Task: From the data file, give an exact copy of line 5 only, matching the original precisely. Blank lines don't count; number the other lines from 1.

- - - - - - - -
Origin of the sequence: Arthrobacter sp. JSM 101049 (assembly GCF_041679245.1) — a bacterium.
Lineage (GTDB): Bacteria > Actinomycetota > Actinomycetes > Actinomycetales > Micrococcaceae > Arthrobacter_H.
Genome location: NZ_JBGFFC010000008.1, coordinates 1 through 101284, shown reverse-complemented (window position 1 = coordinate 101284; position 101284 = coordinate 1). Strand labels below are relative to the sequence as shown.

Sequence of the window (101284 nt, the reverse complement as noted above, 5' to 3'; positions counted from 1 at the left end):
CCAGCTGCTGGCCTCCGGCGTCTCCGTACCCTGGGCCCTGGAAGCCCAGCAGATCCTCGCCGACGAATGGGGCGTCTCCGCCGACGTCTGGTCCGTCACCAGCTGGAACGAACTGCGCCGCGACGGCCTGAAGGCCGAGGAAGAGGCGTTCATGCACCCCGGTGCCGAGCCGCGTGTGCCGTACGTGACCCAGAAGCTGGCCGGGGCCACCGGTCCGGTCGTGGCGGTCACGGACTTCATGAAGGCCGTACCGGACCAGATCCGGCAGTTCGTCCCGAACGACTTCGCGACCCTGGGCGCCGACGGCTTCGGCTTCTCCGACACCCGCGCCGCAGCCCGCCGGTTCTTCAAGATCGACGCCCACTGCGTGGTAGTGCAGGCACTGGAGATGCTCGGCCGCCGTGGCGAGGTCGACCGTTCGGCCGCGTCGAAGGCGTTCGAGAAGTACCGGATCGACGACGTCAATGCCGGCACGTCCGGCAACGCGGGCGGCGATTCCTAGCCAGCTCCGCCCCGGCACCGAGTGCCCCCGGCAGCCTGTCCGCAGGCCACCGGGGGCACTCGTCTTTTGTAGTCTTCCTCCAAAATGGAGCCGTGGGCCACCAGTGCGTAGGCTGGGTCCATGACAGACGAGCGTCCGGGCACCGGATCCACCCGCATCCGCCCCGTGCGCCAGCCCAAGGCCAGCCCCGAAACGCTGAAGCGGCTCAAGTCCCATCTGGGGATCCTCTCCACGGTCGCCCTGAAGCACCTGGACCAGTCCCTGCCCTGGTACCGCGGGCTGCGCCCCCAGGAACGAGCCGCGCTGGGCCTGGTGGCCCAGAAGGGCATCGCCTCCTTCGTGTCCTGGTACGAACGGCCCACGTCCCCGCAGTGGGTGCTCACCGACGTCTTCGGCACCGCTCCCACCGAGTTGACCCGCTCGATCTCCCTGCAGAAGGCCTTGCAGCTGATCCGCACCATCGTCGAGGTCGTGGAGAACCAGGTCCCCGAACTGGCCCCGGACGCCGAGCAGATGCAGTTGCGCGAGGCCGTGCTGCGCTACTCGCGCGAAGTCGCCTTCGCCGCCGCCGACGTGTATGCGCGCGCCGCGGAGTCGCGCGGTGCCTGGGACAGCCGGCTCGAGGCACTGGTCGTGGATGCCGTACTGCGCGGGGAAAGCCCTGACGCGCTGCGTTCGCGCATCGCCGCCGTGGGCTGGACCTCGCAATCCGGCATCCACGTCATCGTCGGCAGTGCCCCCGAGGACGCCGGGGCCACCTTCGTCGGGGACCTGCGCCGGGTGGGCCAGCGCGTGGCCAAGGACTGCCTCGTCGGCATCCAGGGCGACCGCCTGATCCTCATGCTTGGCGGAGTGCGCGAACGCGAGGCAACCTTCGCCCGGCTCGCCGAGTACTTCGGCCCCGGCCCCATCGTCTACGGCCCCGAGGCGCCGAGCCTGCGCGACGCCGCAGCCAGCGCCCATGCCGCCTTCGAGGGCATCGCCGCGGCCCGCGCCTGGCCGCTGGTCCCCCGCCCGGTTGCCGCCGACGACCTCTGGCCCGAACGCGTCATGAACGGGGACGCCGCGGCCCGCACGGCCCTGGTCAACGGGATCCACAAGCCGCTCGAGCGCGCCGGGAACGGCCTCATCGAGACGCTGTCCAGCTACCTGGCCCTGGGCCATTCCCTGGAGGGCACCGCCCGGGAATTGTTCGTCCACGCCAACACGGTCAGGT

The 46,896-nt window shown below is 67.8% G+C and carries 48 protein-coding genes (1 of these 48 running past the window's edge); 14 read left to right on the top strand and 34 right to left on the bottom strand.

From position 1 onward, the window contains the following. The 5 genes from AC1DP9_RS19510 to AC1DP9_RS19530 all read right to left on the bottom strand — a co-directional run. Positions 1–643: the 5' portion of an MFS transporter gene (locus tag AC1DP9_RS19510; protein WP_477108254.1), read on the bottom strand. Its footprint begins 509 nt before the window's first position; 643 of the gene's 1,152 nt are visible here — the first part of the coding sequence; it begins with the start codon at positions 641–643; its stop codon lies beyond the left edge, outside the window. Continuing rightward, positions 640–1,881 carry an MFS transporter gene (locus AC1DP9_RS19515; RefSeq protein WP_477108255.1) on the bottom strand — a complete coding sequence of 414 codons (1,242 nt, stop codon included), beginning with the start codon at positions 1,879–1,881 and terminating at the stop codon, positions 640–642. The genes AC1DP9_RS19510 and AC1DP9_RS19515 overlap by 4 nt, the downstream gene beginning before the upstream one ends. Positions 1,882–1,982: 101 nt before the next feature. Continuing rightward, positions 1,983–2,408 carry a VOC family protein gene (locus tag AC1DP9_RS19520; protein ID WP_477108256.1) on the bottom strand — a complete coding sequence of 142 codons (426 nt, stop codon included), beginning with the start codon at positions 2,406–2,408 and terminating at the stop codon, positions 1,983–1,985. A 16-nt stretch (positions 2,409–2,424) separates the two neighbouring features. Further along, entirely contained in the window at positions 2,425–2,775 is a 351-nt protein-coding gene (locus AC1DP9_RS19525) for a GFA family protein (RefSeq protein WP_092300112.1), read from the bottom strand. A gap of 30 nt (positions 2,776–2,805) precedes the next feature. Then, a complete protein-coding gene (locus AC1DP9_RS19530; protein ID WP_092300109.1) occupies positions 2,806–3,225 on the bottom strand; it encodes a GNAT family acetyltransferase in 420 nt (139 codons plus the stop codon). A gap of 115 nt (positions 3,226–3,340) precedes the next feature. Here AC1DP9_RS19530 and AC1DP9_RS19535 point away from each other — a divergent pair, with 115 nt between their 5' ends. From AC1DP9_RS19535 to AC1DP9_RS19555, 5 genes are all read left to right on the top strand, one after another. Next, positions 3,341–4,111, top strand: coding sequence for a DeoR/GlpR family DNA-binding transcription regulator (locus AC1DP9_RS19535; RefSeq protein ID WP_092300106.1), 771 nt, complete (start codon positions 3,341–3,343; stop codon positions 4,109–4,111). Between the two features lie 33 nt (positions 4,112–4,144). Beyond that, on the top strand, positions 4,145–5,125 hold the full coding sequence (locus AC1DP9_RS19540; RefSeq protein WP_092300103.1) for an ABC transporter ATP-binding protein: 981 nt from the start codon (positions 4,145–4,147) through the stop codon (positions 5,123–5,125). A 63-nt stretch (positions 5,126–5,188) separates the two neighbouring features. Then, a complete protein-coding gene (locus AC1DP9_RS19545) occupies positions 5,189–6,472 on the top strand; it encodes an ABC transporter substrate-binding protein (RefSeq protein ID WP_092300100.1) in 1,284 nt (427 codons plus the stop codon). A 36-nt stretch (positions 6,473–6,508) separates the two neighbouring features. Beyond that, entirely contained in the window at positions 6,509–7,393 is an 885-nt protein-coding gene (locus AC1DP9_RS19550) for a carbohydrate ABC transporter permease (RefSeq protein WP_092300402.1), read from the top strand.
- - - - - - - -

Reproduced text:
CCAGCTGCTGGCCTCCGGCGTCTCCGTACCCTGGGCCCTGGAAGCCCAGCAGATCCTCGCCGACGAATGGGGCGTCTCCGCCGACGTCTGGTCCGTCACCAGCTGGAACGAACTGCGCCGCGACGGCCTGAAGGCCGAGGAAGAGGCGTTCATGCACCCCGGTGCCGAGCCGCGTGTGCCGTACGTGACCCAGAAGCTGGCCGGGGCCACCGGTCCGGTCGTGGCGGTCACGGACTTCATGAAGGCCGTACCGGACCAGATCCGGCAGTTCGTCCCGAACGACTTCGCGACCCTGGGCGCCGACGGCTTCGGCTTCTCCGACACCCGCGCCGCAGCCCGCCGGTTCTTCAAGATCGACGCCCACTGCGTGGTAGTGCAGGCACTGGAGATGCTCGGCCGCCGTGGCGAGGTCGACCGTTCGGCCGCGTCGAAGGCGTTCGAGAAGTACCGGATCGACGACGTCAATGCCGGCACGTCCGGCAACGCGGGCGGCGATTCCTAGCCAGCTCCGCCCCGGCACCGAGTGCCCCCGGCAGCCTGTCCGCAGGCCACCGGGGGCACTCGTCTTTTGTAGTCTTCCTCCAAAATGGAGCCGTGGGCCACCAGTGCGTAGGCTGGGTCCATGACAGACGAGCGTCCGGGCACCGGATCCACCCGCATCCGCCCCGTGCGCCAGCCCAAGGCCAGCCCCGAAACGCTGAAGCGGCTCAAGTCCCATCTGGGGATCCTCTCCACGGTCGCCCTGAAGCACCTGGACCAGTCCCTGCCCTGGTACCGCGGGCTGCGCCCCCAGGAACGAGCCGCGCTGGGCCTGGTGGCCCAGAAGGGCATCGCCTCCTTCGTGTCCTGGTACGAACGGCCCACGTCCCCGCAGTGGGTGCTCACCGACGTCTTCGGCACCGCTCCCACCGAGTTGACCCGCTCGATCTCCCTGCAGAAGGCCTTGCAGCTGATCCGCACCATCGTCGAGGTCGTGGAGAACCAGGTCCCCGAACTGGCCCCGGACGCCGAGCAGATGCAGTTGCGCGAGGCCGTGCTGCGCTACTCGCGCGAAGTCGCCTTCGCCGCCGCCGACGTGTATGCGCGCGCCGCGGAGTCGCGCGGTGCCTGGGACAGCCGGCTCGAGGCACTGGTCGTGGATGCCGTACTGCGCGGGGAAAGCCCTGACGCGCTGCGTTCGCGCATCGCCGCCGTGGGCTGGACCTCGCAATCCGGCATCCACGTCATCGTCGGCAGTGCCCCCGAGGACGCCGGGGCCACCTTCGTCGGGGACCTGCGCCGGGTGGGCCAGCGCGTGGCCAAGGACTGCCTCGTCGGCATCCAGGGCGACCGCCTGATCCTCATGCTTGGCGGAGTGCGCGAACGCGAGGCAACCTTCGCCCGGCTCGCCGAGTACTTCGGCCCCGGCCCCATCGTCTACGGCCCCGAGGCGCCGAGCCTGCGCGACGCCGCAGCCAGCGCCCATGCCGCCTTCGAGGGCATCGCCGCGGCCCGCGCCTGGCCGCTGGTCCCCCGCCCGGTTGCCGCCGACGACCTCTGGCCCGAACGCGTCATGAACGGGGACGCCGCGGCCCGCACGGCCCTGGTCAACGGGATCCACAAGCCGCTCGAGCGCGCCGGGAACGGCCTCATCGAGACGCTGTCCAGCTACCTGGCCCTGGGCCATTCCCTGGAGGGCACCGCCCGGGAATTGTTCGTCCACGCCAACACGGTCAGGT